As we made our way across Idaho and towards Yellowstone, we started to climb and ended up spending the night on a high mountain pass with snow all over.
Yellowstone was inching closer and closer. The next morning we got up early and drove to the West Entrance of the first national park, which is open (as they say on their website) all year round. We had the park pass ready in our hot little hands and discovered the gate to be shut. In fact, that part of the park was closed. How surprising! We then detoured about 120 miles north to get to Bozeman, then another 100 miles south to get to the north entrance, where we were met with smiles and a bit of a pat on the butt to tell us to go back the way we came, after driving in the 5 miles to see Mammoth Hot Springs. Basically, that is the only part of the park that is open after early November. The town of Mammoth is filled with elk and sulfurous fumes, but is kind of quaint. We questioned the locals and found that there is in fact a route that goes through the park (which we had really wanted to do) but it involved a high risk, that the road, after going 50 miles through the park and exiting, then passing through a tiny town, dead ended in a "closed" road over a snowy pass. The closure of this road was disputable, however, and we elected to try it out. The Cheetah was up to the task and we made fine progress over icy roads to the dry stretches of Wyoming's high country, with the final result of Cody, Wy. Buffalo Bill Cody is the mascot (and perhaps the founder) of this town, which is a pretty little thing hiding behind the mighty Rocky mountains.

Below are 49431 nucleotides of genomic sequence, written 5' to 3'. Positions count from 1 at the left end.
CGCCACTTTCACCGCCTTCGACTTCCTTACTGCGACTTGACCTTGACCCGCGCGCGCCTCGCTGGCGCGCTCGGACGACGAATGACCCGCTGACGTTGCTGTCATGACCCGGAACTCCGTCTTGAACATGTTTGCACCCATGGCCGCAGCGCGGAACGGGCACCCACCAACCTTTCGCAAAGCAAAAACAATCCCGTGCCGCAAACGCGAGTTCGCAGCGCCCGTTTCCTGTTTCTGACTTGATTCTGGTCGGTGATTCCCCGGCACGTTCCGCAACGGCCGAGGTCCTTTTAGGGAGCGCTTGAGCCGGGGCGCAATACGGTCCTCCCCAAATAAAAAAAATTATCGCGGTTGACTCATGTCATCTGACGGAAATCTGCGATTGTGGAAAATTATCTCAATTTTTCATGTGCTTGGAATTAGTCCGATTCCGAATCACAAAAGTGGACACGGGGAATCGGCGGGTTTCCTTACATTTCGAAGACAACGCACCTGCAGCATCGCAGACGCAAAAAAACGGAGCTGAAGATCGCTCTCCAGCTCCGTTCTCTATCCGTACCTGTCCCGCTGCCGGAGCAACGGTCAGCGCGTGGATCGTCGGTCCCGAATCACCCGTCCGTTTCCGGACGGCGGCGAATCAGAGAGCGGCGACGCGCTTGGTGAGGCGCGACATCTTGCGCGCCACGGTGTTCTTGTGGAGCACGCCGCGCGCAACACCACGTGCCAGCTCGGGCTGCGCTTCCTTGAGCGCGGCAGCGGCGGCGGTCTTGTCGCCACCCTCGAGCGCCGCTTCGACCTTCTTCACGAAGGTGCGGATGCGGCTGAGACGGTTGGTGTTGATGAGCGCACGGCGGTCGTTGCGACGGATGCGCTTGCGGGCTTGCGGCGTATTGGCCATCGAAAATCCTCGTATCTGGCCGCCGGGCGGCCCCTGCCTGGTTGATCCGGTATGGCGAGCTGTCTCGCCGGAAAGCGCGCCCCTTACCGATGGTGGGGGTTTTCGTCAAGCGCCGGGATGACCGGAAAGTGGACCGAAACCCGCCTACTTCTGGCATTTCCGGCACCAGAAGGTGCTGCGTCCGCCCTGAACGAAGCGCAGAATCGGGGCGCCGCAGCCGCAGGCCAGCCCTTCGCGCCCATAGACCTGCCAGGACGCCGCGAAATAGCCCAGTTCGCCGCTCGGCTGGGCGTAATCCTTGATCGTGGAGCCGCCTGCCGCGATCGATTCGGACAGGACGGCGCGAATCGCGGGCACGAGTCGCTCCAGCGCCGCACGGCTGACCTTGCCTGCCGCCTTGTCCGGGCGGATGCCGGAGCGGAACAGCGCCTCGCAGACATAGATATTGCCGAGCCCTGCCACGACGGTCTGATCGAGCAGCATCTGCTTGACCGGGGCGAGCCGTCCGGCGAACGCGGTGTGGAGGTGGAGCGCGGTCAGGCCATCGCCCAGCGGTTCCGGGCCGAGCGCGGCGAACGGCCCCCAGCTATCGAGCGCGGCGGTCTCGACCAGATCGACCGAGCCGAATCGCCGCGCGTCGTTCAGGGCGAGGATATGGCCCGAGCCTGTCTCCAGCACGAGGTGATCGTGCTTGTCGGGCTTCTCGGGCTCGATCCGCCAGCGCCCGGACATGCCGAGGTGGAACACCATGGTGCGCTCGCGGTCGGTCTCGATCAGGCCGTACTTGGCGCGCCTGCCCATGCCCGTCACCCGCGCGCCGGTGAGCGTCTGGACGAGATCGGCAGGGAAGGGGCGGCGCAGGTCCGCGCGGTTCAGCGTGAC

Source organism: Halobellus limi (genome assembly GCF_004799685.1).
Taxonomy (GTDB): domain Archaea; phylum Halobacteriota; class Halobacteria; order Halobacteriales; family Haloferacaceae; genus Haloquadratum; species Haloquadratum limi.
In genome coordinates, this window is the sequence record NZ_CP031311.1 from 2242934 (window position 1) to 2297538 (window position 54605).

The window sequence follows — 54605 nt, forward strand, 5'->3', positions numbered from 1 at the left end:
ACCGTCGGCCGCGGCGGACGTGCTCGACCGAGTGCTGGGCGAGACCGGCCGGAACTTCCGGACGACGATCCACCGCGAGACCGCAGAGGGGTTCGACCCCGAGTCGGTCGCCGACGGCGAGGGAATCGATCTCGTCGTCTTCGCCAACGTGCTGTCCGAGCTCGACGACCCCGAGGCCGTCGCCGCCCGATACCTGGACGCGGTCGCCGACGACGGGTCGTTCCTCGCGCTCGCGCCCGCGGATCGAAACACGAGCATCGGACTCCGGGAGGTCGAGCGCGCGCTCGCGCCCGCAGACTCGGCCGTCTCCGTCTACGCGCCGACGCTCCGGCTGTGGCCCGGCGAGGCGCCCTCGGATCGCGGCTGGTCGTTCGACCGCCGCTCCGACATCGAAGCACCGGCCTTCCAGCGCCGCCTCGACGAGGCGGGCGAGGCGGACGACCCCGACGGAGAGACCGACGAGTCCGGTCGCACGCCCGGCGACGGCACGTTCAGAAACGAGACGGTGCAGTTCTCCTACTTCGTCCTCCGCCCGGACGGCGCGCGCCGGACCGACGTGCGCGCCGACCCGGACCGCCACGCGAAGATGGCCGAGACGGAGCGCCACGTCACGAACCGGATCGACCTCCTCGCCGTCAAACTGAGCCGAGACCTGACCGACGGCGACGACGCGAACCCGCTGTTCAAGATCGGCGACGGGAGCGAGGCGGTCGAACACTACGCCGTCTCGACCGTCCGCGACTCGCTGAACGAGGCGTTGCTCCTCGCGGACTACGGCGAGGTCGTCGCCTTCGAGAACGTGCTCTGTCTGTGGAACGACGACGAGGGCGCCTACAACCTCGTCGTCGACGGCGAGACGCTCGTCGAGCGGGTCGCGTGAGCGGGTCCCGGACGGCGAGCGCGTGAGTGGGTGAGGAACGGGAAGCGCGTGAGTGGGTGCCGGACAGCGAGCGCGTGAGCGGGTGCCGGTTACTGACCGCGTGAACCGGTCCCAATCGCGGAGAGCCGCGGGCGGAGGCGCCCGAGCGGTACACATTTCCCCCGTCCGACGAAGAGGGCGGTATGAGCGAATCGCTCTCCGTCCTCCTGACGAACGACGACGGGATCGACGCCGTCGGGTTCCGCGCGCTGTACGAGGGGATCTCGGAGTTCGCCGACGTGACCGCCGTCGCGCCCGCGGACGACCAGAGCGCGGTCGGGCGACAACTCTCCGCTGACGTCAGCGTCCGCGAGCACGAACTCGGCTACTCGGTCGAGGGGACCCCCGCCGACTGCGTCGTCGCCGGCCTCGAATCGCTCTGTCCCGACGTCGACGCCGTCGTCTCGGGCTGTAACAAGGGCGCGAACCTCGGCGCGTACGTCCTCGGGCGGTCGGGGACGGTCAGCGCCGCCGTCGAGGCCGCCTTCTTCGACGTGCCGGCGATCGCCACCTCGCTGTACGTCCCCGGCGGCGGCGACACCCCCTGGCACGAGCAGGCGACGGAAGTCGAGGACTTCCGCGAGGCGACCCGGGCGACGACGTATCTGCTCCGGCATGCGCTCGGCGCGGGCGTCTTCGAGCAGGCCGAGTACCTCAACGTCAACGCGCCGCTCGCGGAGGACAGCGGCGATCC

I remember this hot springs from coming here on a trip as a kid, in the Silver Bullet, a dodge caravan. It was in the summer of 1990 or 1989 or something like that, and very hot, with lots of obnoxious brothers and sisters. I was well behaved, of course.
We also went to a hot springs (Boiling River) at sunset to sit in the water. It was springs pouring out into the river water, so swirls of cold and warm waters mixing together. Wonderfully pleasant and it gave us a chance to talk with some of the wolf researchers who are working in the park over the winter. We spent the night just outside the park on a hill overlooking the town.
From there we spent the night in Thermopolis, a hot springs town, and then continued over South Pass (if you remember "the Oregon Trail") and had blasting winds and snow in our face, but found a way into Utah.
Before finally attaining sunshine and the southwest, we had to cross some passes, and we ended up spending the night at one, at 8,200 ft! Then a 9114 ft pass and down towards Arches.
Here we are ascending the last pass, and in the next post I'll discuss Arches and Canyonlands National Park. Let me say that they are great.